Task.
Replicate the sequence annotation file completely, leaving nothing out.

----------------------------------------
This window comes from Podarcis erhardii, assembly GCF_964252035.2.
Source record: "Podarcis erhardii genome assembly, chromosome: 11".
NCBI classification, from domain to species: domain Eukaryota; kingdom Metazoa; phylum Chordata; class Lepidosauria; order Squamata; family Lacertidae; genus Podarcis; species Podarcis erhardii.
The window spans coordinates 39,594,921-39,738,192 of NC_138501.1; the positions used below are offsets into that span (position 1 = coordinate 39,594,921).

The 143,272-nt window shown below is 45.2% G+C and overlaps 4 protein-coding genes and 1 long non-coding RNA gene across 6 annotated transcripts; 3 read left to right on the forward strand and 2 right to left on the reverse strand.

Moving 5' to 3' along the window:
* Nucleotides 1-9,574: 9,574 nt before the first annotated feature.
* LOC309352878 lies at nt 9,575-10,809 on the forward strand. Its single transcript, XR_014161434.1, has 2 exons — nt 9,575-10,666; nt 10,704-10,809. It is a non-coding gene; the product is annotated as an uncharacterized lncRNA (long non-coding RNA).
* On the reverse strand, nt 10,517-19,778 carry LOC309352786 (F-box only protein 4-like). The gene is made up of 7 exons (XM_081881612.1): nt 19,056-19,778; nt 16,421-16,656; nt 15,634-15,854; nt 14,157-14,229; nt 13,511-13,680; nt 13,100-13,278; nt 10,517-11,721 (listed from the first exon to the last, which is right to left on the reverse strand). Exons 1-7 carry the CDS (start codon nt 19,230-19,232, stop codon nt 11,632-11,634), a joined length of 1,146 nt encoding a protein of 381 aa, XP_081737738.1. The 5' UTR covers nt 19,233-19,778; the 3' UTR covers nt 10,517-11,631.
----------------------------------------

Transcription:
This window comes from Podarcis erhardii, assembly GCF_964252035.2.
Source record: "Podarcis erhardii genome assembly, chromosome: 11".
NCBI classification, from domain to species: domain Eukaryota; kingdom Metazoa; phylum Chordata; class Lepidosauria; order Squamata; family Lacertidae; genus Podarcis; species Podarcis erhardii.
The window spans coordinates 39,594,921-39,738,192 of NC_138501.1; the positions used below are offsets into that span (position 1 = coordinate 39,594,921).

The 143,272-nt window shown below is 45.2% G+C and overlaps 4 protein-coding genes and 1 long non-coding RNA gene across 6 annotated transcripts; 3 read left to right on the forward strand and 2 right to left on the reverse strand.

Moving 5' to 3' along the window:
* Nucleotides 1-9,574: 9,574 nt before the first annotated feature.
* LOC309352878 lies at nt 9,575-10,809 on the forward strand. Its single transcript, XR_014161434.1, has 2 exons — nt 9,575-10,666; nt 10,704-10,809. It is a non-coding gene; the product is annotated as an uncharacterized lncRNA (long non-coding RNA).
* On the reverse strand, nt 10,517-19,778 carry LOC309352786 (F-box only protein 4-like). The gene is made up of 7 exons (XM_081881612.1): nt 19,056-19,778; nt 16,421-16,656; nt 15,634-15,854; nt 14,157-14,229; nt 13,511-13,680; nt 13,100-13,278; nt 10,517-11,721 (listed from the first exon to the last, which is right to left on the reverse strand). Exons 1-7 carry the CDS (start codon nt 19,230-19,232, stop codon nt 11,632-11,634), a joined length of 1,146 nt encoding a protein of 381 aa, XP_081737738.1. The 5' UTR covers nt 19,233-19,778; the 3' UTR covers nt 10,517-11,631.